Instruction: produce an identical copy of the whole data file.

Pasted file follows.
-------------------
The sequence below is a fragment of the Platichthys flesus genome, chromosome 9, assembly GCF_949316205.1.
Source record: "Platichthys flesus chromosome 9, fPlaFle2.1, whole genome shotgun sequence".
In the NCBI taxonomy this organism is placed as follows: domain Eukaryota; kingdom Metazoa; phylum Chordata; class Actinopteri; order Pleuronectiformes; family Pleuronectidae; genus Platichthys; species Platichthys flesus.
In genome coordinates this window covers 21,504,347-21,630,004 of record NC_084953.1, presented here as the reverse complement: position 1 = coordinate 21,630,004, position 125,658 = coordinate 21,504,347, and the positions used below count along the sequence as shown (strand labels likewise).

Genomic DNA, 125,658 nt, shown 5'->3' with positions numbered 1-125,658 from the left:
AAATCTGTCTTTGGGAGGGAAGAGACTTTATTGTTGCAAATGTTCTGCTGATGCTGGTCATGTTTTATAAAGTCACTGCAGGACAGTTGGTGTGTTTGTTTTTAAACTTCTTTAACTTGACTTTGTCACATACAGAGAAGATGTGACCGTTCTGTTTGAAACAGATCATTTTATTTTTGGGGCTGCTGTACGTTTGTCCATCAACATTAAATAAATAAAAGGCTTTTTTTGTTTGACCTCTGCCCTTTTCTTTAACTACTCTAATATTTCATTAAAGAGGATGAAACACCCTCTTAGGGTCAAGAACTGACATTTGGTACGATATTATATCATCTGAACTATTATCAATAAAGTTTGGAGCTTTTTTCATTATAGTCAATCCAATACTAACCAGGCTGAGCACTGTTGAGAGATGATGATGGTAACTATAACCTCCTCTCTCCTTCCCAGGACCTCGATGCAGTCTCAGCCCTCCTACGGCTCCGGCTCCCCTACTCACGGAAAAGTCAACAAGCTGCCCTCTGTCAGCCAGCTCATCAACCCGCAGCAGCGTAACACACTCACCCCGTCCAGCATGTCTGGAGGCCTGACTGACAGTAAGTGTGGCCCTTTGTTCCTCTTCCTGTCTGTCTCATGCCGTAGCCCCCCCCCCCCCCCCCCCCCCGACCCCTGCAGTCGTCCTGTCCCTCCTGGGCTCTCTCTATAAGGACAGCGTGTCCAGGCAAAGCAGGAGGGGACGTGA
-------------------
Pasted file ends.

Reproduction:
The sequence below is a fragment of the Platichthys flesus genome, chromosome 9, assembly GCF_949316205.1.
Source record: "Platichthys flesus chromosome 9, fPlaFle2.1, whole genome shotgun sequence".
In the NCBI taxonomy this organism is placed as follows: domain Eukaryota; kingdom Metazoa; phylum Chordata; class Actinopteri; order Pleuronectiformes; family Pleuronectidae; genus Platichthys; species Platichthys flesus.
In genome coordinates this window covers 21,504,347-21,630,004 of record NC_084953.1, presented here as the reverse complement: position 1 = coordinate 21,630,004, position 125,658 = coordinate 21,504,347, and the positions used below count along the sequence as shown (strand labels likewise).

Genomic DNA, 125,658 nt, shown 5'->3' with positions numbered 1-125,658 from the left:
AAATCTGTCTTTGGGAGGGAAGAGACTTTATTGTTGCAAATGTTCTGCTGATGCTGGTCATGTTTTATAAAGTCACTGCAGGACAGTTGGTGTGTTTGTTTTTAAACTTCTTTAACTTGACTTTGTCACATACAGAGAAGATGTGACCGTTCTGTTTGAAACAGATCATTTTATTTTTGGGGCTGCTGTACGTTTGTCCATCAACATTAAATAAATAAAAGGCTTTTTTTGTTTGACCTCTGCCCTTTTCTTTAACTACTCTAATATTTCATTAAAGAGGATGAAACACCCTCTTAGGGTCAAGAACTGACATTTGGTACGATATTATATCATCTGAACTATTATCAATAAAGTTTGGAGCTTTTTTCATTATAGTCAATCCAATACTAACCAGGCTGAGCACTGTTGAGAGATGATGATGGTAACTATAACCTCCTCTCTCCTTCCCAGGACCTCGATGCAGTCTCAGCCCTCCTACGGCTCCGGCTCCCCTACTCACGGAAAAGTCAACAAGCTGCCCTCTGTCAGCCAGCTCATCAACCCGCAGCAGCGTAACACACTCACCCCGTCCAGCATGTCTGGAGGCCTGACTGACAGTAAGTGTGGCCCTTTGTTCCTCTTCCTGTCTGTCTCATGCCGTAGCCCCCCCCCCCCCCCCCCCCCCGACCCCTGCAGTCGTCCTGTCCCTCCTGGGCTCTCTCTATAAGGACAGCGTGTCCAGGCAAAGCAGGAGGGGACGTGA